Ursidae: The Undergraduate Research Journal at the University of Northern Colorado

Faculty Sponsor

Lauryn Benedict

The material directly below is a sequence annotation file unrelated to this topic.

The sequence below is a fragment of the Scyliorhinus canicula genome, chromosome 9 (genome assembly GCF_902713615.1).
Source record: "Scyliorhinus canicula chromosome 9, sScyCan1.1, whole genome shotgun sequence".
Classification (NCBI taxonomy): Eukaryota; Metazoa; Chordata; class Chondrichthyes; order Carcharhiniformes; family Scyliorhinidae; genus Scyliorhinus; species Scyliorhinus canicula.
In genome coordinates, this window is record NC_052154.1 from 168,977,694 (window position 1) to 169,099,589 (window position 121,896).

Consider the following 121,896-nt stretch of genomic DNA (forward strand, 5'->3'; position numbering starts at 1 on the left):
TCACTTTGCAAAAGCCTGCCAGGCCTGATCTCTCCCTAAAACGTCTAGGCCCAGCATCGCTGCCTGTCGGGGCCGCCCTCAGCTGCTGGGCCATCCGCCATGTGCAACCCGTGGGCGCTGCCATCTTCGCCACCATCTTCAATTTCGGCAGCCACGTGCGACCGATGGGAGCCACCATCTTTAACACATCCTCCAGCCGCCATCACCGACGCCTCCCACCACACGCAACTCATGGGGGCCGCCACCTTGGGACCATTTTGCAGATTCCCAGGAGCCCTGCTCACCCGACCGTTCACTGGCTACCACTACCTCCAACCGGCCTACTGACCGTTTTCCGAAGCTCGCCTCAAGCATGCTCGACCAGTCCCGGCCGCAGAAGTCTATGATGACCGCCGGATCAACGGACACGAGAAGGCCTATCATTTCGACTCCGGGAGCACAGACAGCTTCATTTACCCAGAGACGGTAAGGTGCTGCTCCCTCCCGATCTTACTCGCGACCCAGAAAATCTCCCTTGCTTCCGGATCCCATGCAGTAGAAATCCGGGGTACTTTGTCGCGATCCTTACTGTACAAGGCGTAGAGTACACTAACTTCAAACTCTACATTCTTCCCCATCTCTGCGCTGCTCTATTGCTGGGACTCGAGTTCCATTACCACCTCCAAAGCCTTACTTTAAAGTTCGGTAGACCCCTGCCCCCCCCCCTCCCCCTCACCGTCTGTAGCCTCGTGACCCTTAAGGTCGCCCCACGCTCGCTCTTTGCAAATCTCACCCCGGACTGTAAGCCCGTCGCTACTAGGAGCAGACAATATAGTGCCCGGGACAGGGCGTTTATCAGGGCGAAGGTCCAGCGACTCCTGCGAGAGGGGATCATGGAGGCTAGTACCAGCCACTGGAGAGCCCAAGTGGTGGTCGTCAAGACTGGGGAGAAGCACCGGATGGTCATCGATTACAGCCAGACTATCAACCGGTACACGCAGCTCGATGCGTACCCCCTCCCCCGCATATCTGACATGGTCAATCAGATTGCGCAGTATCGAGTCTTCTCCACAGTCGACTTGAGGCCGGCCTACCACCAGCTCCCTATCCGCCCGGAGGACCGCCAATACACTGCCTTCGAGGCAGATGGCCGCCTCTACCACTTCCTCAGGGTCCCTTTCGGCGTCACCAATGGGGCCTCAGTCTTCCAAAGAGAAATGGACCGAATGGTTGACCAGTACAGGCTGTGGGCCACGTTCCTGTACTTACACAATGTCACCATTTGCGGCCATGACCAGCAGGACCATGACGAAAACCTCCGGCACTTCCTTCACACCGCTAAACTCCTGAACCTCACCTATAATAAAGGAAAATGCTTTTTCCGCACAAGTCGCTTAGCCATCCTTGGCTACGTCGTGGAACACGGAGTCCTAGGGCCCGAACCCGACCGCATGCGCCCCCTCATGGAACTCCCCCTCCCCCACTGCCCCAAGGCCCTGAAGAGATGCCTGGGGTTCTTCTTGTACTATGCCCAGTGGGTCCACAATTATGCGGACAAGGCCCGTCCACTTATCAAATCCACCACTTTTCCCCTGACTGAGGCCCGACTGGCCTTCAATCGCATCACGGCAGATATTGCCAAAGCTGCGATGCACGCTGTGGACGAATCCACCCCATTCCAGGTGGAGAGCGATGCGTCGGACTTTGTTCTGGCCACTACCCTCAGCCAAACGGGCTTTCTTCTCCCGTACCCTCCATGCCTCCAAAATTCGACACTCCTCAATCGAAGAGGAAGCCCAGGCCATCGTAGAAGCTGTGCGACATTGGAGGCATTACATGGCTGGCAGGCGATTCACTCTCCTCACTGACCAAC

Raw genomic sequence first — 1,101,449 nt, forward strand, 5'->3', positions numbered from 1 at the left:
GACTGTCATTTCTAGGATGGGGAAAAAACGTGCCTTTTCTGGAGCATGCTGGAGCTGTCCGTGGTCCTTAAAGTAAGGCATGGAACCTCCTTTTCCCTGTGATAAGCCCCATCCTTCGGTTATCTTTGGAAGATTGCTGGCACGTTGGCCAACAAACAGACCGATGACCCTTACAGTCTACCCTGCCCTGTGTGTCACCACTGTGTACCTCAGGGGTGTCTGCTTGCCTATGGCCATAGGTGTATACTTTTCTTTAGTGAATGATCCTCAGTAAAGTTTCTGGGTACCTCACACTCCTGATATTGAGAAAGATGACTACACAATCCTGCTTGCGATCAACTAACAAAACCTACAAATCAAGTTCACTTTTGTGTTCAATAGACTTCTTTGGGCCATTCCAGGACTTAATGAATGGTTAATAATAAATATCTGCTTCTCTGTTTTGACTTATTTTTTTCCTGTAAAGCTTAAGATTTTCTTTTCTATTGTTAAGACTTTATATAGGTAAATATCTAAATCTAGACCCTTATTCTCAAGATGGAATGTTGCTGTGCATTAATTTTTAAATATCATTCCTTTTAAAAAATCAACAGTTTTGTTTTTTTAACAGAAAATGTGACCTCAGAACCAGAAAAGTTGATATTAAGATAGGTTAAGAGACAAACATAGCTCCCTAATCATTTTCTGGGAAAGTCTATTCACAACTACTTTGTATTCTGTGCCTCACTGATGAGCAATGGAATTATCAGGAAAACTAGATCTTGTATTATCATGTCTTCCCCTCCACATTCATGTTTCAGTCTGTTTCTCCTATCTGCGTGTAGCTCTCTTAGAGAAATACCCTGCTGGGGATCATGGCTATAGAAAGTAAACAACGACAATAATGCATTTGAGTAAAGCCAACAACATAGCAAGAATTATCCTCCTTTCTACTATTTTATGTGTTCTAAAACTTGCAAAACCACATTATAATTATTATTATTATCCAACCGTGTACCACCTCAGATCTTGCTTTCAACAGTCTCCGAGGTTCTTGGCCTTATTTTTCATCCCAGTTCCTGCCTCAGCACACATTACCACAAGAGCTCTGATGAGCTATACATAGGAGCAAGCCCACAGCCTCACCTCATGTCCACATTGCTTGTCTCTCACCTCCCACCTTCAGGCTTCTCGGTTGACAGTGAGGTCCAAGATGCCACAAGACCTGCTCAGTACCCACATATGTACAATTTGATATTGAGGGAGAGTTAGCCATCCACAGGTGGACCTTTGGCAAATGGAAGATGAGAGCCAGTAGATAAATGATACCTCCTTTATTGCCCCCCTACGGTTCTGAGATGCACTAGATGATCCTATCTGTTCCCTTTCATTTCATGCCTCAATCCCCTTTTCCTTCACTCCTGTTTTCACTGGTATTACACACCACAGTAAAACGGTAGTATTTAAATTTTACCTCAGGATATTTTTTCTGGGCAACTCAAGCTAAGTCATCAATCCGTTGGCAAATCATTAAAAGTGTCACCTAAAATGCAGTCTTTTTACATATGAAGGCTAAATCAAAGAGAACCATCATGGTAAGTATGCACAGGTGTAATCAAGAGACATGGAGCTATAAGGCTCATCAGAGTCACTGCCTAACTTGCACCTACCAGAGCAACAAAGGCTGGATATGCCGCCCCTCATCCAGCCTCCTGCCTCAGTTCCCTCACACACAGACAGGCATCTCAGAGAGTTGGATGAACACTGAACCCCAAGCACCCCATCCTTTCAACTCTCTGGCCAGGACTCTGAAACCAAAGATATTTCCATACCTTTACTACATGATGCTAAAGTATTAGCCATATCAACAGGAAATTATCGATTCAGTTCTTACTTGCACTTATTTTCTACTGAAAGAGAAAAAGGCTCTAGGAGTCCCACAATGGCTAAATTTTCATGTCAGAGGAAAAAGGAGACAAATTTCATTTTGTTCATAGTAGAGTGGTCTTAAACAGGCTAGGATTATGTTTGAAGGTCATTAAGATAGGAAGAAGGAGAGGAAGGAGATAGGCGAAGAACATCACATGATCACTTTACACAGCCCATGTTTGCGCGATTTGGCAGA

This study examined how Rock Wren (Salpinctes obsoletus) wing shape varies with latitude and relates to the presence or absence of migration. Existing research on other species has demonstrated that long, narrow wings are ideal for longer distance travels such as migration trips, while short, rounder wings are best suited for quick take-offs and maneuverability. Currently, there is no data on how wing morphology relates to migration in the Rock Wren populations of North America. Rock Wrens provide a great opportunity for studying this topic because their migratory and sedentary populations are separated; northern Rock Wrens migrate and southern ones do not. For this study, 90 captured and released Rock Wrens were photographed and measured for their hand wing index (HWI), a measure of wing pointedness, using the computer program Adobe Illustrator. These birds came from nine breeding/capture locations in a North-South transect across The United States from Texas to Wyoming. The average Wing Length (WL) was 68.96 millimeters and the average secondary length (SL) was 58.82 millimeters with an average HWI of 14.48. There was variation in HWI between populations. Expected results were to see larger hand wing indices, (longer, narrower wings) as you move north, and smaller hand wing indices (shorter, rounder wings) as you move south. Contrary to the hypothesis, the results showed an increase in hand wing index as you moved south. The more southern, sedentary populations exhibited relatively longer and narrower wings. The cause of this is unknown and continued research is needed to figure out why this trend exists. This study and follow-up work will continue to help us understand how migration manifests physically within this species, and how it relates to global patterns.

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